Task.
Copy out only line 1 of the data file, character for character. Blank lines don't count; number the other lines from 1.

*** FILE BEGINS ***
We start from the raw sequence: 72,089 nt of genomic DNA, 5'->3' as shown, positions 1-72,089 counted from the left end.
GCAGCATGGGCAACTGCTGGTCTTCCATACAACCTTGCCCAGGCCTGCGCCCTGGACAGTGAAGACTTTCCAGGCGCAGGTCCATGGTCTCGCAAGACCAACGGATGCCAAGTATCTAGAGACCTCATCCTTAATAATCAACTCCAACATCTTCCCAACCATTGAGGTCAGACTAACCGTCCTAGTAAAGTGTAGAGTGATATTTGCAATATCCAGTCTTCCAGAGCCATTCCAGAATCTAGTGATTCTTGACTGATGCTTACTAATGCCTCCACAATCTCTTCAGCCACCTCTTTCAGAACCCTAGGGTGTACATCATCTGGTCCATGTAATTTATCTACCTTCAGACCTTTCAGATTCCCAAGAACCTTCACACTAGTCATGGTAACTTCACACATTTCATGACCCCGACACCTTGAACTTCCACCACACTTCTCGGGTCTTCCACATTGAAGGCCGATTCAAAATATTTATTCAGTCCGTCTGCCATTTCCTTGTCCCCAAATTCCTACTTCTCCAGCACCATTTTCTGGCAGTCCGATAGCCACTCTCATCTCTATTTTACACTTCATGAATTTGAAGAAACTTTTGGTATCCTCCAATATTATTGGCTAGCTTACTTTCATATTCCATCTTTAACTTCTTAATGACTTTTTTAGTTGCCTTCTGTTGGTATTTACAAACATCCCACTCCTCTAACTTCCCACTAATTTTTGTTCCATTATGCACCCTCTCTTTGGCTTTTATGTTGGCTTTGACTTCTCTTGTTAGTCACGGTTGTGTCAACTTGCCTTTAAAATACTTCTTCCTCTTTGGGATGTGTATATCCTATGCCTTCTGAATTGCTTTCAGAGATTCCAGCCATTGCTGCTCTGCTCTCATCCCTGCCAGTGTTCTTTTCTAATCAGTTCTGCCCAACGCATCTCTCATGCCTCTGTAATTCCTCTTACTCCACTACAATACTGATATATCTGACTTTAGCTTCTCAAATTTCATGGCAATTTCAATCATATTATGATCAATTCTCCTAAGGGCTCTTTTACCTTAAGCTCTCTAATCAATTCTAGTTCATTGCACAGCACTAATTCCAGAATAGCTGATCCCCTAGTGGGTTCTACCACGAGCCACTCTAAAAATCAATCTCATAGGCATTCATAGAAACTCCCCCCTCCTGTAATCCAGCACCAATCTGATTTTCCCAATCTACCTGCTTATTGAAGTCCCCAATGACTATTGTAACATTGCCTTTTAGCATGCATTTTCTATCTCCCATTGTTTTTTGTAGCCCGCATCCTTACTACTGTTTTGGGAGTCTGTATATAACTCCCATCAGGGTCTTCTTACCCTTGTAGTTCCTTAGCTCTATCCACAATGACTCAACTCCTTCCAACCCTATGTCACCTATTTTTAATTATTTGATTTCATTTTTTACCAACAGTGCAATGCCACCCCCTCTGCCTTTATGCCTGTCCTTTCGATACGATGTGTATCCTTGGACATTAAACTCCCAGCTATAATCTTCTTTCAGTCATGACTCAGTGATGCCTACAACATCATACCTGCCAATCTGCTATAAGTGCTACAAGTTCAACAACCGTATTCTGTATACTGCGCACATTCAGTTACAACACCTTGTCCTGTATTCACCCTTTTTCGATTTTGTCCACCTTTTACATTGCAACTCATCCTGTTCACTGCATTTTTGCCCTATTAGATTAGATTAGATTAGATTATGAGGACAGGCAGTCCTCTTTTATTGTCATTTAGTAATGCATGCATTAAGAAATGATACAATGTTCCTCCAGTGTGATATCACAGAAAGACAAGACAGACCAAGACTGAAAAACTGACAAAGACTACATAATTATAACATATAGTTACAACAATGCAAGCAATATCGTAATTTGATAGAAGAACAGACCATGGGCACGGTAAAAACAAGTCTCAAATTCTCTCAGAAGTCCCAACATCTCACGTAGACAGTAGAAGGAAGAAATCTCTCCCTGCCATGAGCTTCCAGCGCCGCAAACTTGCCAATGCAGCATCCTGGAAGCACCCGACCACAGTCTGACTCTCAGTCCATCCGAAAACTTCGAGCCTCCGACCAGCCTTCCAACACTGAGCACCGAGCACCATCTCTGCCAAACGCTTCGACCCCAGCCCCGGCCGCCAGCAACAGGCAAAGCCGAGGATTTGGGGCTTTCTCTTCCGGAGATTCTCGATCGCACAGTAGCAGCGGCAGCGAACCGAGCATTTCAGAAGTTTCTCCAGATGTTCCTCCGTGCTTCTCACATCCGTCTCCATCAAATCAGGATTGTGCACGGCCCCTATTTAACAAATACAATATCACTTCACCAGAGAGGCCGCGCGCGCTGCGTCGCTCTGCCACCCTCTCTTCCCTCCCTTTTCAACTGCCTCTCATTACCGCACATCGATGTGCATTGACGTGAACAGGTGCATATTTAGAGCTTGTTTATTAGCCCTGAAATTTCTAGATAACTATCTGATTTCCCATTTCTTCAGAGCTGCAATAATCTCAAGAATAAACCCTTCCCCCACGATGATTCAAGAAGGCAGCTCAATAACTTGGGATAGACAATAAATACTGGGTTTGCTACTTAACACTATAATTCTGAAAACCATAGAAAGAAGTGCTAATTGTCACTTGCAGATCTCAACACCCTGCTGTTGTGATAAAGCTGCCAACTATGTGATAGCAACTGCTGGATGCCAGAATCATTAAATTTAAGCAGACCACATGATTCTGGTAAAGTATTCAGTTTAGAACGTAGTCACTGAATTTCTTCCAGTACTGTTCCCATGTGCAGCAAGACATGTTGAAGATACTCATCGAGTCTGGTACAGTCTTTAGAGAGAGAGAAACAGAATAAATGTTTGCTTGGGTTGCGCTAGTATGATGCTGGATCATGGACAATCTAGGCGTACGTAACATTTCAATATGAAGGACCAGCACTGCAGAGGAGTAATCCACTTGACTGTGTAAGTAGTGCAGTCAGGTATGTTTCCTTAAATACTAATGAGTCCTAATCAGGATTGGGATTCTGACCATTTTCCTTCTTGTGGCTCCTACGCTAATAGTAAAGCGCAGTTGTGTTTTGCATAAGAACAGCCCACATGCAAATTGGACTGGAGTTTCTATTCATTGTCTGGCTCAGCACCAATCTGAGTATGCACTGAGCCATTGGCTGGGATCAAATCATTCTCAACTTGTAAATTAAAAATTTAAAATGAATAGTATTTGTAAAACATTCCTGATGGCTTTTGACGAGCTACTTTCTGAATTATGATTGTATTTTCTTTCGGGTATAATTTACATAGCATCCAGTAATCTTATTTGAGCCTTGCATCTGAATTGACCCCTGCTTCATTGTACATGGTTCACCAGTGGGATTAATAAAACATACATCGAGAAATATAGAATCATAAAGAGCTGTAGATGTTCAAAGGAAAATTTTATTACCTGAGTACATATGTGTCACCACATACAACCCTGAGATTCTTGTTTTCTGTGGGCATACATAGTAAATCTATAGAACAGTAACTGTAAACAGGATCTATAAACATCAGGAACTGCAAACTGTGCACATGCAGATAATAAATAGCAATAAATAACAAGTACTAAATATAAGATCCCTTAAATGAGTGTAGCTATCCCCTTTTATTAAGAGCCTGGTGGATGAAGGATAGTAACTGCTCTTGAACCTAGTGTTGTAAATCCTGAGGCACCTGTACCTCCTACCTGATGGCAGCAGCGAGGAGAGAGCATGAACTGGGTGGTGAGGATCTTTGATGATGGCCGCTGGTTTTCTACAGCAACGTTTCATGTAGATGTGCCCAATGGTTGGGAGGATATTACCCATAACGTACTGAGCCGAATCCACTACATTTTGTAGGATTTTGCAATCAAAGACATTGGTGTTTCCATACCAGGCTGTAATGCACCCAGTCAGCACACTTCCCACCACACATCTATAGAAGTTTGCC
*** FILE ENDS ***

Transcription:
We start from the raw sequence: 72,089 nt of genomic DNA, 5'->3' as shown, positions 1-72,089 counted from the left end.